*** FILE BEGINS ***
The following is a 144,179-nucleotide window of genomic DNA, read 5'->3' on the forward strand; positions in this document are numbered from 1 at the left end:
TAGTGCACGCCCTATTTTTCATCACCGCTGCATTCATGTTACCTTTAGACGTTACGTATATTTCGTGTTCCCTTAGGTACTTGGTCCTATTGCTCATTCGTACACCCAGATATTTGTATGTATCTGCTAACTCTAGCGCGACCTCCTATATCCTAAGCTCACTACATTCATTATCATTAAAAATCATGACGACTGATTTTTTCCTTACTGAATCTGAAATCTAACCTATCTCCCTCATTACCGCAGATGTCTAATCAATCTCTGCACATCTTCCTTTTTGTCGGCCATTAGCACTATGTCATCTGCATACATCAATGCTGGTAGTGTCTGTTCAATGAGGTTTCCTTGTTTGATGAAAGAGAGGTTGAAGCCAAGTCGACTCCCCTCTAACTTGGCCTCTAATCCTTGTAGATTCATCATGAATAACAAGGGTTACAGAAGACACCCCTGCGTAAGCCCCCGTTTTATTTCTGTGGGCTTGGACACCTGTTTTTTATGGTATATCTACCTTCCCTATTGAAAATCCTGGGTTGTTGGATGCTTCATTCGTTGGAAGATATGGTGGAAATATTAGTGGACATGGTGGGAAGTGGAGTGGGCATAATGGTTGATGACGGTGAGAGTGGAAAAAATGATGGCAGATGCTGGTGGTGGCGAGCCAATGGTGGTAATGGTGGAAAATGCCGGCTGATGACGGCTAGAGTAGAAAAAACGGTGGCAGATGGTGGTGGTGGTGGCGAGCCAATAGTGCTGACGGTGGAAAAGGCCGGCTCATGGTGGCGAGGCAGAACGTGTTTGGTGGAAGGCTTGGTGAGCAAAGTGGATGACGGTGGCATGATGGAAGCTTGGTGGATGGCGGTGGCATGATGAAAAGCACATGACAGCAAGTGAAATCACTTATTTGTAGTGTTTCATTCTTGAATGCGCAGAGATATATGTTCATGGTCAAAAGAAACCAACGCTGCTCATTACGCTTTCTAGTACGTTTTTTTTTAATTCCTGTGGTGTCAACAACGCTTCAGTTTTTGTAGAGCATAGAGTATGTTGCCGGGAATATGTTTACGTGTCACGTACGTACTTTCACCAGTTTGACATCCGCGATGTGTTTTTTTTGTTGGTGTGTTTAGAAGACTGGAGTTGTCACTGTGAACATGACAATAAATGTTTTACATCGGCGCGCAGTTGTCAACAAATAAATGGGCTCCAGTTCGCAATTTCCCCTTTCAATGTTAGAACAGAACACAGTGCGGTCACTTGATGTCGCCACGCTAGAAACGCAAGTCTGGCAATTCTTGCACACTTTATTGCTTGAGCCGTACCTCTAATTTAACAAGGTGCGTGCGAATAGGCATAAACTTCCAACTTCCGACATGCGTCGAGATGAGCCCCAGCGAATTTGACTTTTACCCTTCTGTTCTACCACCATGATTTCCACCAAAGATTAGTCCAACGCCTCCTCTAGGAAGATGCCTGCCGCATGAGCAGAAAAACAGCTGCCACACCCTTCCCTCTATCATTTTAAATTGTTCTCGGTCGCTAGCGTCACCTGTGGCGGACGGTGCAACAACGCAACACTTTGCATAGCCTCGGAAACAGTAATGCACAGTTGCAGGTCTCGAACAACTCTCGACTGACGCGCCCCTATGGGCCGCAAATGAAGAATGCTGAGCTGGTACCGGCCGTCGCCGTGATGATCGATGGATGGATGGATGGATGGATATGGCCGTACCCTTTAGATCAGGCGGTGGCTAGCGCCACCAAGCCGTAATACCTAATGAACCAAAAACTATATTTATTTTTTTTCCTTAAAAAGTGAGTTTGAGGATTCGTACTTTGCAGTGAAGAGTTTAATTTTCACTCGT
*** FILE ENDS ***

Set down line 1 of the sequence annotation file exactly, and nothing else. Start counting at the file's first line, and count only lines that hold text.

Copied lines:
The following is a 144,179-nucleotide window of genomic DNA, read 5'->3' on the forward strand; positions in this document are numbered from 1 at the left end: